• DNA-DNA hybridization
    • visualization
    • DNA sample containing specific bacterium will show in the row of the sample and the column of the bacterium
    • Darkness of the color can be calibrated and used to quantify the amount of bacteria contained in the samples.
  13. Pg
    • One of the most well studied periodontal pathogens
    • Unique feature: forms black pigmented colonies, the color is from iron in hemin which is required for growth
    • Anaerobic bacteria
  14. Why is Pg a periodontal pathogen?
    • Pg levels increase during disease progression
    • Pg constitutes a significant percentage of disease microflora, the percentage Pg is greater in disease than in health
    • Pg levels decrease upon return to oral health
    • At lease association, if not causation. (proved in animal models)
  15. Virulent factors of Pg
    • LPS: very potent, stimulates a very strong immune response
    • Capsule: Resists phagocytosis
    • Fimbriae
    • Proteases
    • Hemolysins
  16. gingipains
    • specific Pg proteases: Rgp and Kgp
    • Functions:
    • cleave proteins for energy/carbon source, amino acids
    • Releases heme from hemoglobin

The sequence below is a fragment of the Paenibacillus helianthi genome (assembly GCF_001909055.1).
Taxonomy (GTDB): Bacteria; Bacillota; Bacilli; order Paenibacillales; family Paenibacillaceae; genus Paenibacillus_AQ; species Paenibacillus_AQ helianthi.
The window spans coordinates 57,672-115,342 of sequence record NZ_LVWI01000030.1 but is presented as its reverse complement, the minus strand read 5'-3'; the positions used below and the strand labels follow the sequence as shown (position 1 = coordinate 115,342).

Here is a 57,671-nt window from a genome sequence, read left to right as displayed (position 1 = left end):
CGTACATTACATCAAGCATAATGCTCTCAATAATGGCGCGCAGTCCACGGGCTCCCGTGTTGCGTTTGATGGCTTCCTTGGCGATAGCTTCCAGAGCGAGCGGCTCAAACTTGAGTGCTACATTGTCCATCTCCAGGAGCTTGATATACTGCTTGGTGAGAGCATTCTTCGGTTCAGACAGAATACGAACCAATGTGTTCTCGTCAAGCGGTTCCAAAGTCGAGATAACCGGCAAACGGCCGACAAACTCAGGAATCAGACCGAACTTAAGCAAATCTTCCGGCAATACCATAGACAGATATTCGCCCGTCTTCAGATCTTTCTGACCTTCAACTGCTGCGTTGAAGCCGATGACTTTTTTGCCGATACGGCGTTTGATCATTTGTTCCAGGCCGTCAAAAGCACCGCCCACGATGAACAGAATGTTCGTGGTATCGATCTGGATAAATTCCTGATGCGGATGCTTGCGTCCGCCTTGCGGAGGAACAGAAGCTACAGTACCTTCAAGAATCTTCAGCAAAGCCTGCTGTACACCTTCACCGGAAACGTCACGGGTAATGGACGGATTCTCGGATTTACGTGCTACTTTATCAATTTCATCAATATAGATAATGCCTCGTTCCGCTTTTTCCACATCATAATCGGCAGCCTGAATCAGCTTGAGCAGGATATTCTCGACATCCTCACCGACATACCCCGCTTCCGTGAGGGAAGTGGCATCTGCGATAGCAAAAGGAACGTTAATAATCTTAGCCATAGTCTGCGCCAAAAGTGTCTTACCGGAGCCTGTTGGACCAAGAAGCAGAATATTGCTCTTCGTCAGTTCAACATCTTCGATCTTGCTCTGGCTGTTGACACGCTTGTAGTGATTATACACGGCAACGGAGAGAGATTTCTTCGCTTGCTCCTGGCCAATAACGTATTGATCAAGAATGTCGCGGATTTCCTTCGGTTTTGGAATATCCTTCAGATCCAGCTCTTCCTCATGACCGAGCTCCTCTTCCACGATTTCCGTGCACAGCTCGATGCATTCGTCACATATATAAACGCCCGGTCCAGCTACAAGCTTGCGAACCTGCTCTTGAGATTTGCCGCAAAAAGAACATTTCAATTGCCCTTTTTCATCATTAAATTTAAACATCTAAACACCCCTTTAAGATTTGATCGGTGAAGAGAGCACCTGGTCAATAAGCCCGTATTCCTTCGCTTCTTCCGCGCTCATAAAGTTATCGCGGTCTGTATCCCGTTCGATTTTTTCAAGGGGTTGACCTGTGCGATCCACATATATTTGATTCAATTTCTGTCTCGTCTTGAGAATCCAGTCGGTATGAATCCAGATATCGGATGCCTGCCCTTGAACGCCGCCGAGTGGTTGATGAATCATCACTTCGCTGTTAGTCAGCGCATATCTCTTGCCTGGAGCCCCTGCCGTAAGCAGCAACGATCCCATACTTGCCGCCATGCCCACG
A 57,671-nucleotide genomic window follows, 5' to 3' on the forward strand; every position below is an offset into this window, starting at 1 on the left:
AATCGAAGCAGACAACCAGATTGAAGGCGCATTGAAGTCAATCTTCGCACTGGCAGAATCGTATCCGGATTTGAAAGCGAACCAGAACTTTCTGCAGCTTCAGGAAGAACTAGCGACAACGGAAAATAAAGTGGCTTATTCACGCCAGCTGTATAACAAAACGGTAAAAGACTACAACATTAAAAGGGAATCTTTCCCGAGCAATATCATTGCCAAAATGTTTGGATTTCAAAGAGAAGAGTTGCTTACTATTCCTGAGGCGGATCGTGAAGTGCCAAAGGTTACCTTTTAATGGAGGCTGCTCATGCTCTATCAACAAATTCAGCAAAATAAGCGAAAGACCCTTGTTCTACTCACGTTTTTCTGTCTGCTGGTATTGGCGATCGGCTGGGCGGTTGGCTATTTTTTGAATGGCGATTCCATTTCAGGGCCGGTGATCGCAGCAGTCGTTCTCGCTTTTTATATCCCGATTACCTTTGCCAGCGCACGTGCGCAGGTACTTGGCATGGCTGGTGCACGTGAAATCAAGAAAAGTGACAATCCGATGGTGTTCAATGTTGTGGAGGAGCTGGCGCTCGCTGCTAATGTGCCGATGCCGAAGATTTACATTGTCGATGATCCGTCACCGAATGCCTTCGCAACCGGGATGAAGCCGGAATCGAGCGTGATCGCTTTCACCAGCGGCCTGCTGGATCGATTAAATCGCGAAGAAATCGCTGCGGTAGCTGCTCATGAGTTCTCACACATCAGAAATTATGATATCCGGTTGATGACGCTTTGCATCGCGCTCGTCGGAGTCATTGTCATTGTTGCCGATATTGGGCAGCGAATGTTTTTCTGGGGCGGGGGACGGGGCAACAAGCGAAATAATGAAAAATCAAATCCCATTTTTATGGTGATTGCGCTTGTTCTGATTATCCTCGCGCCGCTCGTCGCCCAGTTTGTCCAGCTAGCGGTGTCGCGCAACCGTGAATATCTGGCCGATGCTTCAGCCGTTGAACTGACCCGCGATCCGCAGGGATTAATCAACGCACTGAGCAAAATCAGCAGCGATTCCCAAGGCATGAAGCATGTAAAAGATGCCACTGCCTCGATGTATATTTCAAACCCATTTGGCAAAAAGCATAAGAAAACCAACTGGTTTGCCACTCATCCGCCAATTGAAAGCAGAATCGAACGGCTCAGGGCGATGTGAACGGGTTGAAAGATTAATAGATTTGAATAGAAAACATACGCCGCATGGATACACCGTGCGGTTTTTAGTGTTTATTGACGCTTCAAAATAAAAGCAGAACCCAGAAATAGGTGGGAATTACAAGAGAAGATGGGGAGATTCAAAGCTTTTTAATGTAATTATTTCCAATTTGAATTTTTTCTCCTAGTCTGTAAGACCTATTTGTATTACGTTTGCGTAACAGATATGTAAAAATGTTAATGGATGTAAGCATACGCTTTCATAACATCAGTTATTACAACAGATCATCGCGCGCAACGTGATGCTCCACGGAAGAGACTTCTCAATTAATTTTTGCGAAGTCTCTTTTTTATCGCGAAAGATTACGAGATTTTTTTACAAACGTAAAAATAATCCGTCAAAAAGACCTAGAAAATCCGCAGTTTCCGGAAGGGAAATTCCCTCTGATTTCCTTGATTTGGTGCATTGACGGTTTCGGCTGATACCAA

• for processing proteins, particularly fimbriae, cleave off the signal sequence when secreted
  17. Two animal models for Pg
    • fimA mutant, oral gavage, significantly less bone loss
    • rgpA mutant, subcutaneous implant, 0 abscess, significantly less CFU
  18. LJP=
    LAP
  19. Aa
    • G(-)
    • strongly associated with LJP/LAP
    • On plates, forms rough, crinkled colonies, with Star-like structure in the center
    • In broth, attaches very strongly to the surface of the tube (sticky, outstanding biofilm former, have to be scraped to get it off)
    • If you dumped the tube, the liquid is clear, the bacteria is attached to the wall of the tube
    • Plays a role in disease in the mouth, a successful pathogen partly because it has this property
  20. Main virulence factors of Aa
    • adherence
    • toxins
  21. Non-specific adherence of Aa
    • Tight adherence operon: tadA-tadG
    • Identified in non-adherent mutation
  22. Other colonization factors of Aa
    • Aae -> epithelial cells
    • ApiA -> epithelial cells
    • These are specific factors that binds to receptors
    • EmaA -> ECM, collagen and other proteins
  23. Aa toxins
    • Leukotoxin -> WBCs
    • Cytolethal distending toxin (Cdt): DNase; lyse host's DNA, inducing apoptosis
  24. Fusobacterium nucleatum
    Sticky bacteria, link between early and late colonizers (glue-like)
  25. early colonizers
    • streptococci sanguis, gordonii, mutans
    • hard for other bacteria to bind except through Fn
  26. late colonizers
    Aa, Pg
  27. Infective endocarditis
    heart valves infected, vegetative growth
  28. Dental procedures can cause
    bacteremia, briefly

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Author:
akhan
ID:
319359
Filename:
Microbiology - 0420 0425 - Periodontitis and Gingivitis
Updated:
2016-05-13 19:55:43
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microbiology
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Description:
Microbiology - 0420, 0425 - Periodontitis and Gingivitis